Damped Boring Bar

A damped boring bar, sometimes also called a tuned bar, has a hollow body with an inertia mass suspended between rubber bushings, one at each end. The mass of inertia is surrounded by a distinctive oily liquid. In deep hole machining, boring bars are commonly used. In the boring process, vibration is prevalent due to the low stiffness of a long bar. Vibration damping can result in higher productivity and a better surface finish. To improve the efficiency of boring operations, a dynamic vibration damper with variable stiffness can be added inside the bar to reduce vibration. We call it a damped boring bar. When vibration starts, the damping system absorbs the vibration energy and minimizes it. For high L/D ratios, damped bars are used. This article explains the use of different types of damped boring bars.


How damped boring bars work?

The preset damped boring bars are adjusted to a specific L/D ratio. If you want to use such a bar with a different L/D ratio, you have to re-tune it. Re-tuning basically means shifting the internal mass of inertia axially by turning the screws out of the rod. By making trial cuts and turning the screws to the values defined by the manufacturer of the instrument, this is achieved. For several years, passive methods of vibration control have been used in architecture.

Thanks to the use of tungsten carbide rods, longer overhangs can be bored. In addition, vibration can be reduced by using particulate shock absorbers. There are also damped boring bars made of a composite material. The composite material can increase the natural frequency, static stiffness, and damping factor of the bar. Machining experiments have shown that the amplitude can be reduced by approximately one-third compared to the results for a conventional boring bar.


Advanced Damping Technology

Modern damped boring bar types combat vibration thanks to a damping unit inside the bar. When the cutting forces cause the stick to vibrate, the damping mechanism, which consists of a heavy mass supported by rubber spring elements, vibrates. The oil inside the unit increases the damping effect. The energy of the vibrations is dissipated as heat, and the vibrations diminish quickly.

Another type of damped boring bar uses a combination of a conventional steel body with a pressed carbide core for optimal vibration damping. In terms of damping and torsional rigidity, this mixture offers comparable performance to solid carbide devices, but with a much better price-performance ratio due to the reduced amount of carbide required. In the steel shaft of this damped boring bar, the carbide core is embedded and the coolant will pass through it and emerge directly over the cutting edge, a function that further improves process efficiency and the ability to machine with higher cutting data while providing a high-quality surface finish.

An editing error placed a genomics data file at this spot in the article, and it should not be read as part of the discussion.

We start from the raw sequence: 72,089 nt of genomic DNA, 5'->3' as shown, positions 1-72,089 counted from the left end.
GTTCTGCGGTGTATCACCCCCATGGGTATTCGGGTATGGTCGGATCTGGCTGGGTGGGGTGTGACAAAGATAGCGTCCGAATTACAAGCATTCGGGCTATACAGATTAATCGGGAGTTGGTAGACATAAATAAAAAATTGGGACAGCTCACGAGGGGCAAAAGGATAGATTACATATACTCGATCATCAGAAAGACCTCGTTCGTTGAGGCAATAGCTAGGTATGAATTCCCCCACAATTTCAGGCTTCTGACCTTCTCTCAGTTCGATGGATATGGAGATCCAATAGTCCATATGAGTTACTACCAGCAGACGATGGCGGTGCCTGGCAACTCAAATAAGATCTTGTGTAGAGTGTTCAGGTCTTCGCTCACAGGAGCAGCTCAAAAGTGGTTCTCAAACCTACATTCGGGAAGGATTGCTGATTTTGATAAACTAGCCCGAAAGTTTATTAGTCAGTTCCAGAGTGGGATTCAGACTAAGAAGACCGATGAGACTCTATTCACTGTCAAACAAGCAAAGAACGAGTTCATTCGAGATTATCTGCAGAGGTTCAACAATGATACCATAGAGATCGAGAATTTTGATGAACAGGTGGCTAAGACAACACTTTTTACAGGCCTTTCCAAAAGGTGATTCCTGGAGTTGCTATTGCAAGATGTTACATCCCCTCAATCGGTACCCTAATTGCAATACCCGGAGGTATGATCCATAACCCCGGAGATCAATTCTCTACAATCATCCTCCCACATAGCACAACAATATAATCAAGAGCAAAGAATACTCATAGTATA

Damped Boring Bars and Turning Applications

Turning applications, especially ID turning, typically involve a number of tool overhangs. The hole lengths are deep in many of the components concerned, requiring bar overhangs four to fourteen times the diameter. Therefore, tool selection and correct application are critical to the result as internal turning is particularly sensitive to vibration tendencies. Building a damping mechanism as close to the cutting edge as possible is beneficial because it provides the fastest response to any vibration tendencies.

Normal steel boring bars are sufficient for overhangs up to 4x the diameter. Solid carbide rods can be used for overhangs of six times the diameter. Damped boring bars are required in areas with long overhangs. Damped steel bars for overhangs up to ten times the diameter and carbide reinforced up to fourteen times the diameter.

However, grooving and threading generally have less overhang potential. In addition, all machine tools have their own individual specifications and stability lugs - frequency areas where machines respond during machining. Therefore, it is important to develop standard vibration-damping tools to operate in the largest possible frequency range, one being a damped boring bar.

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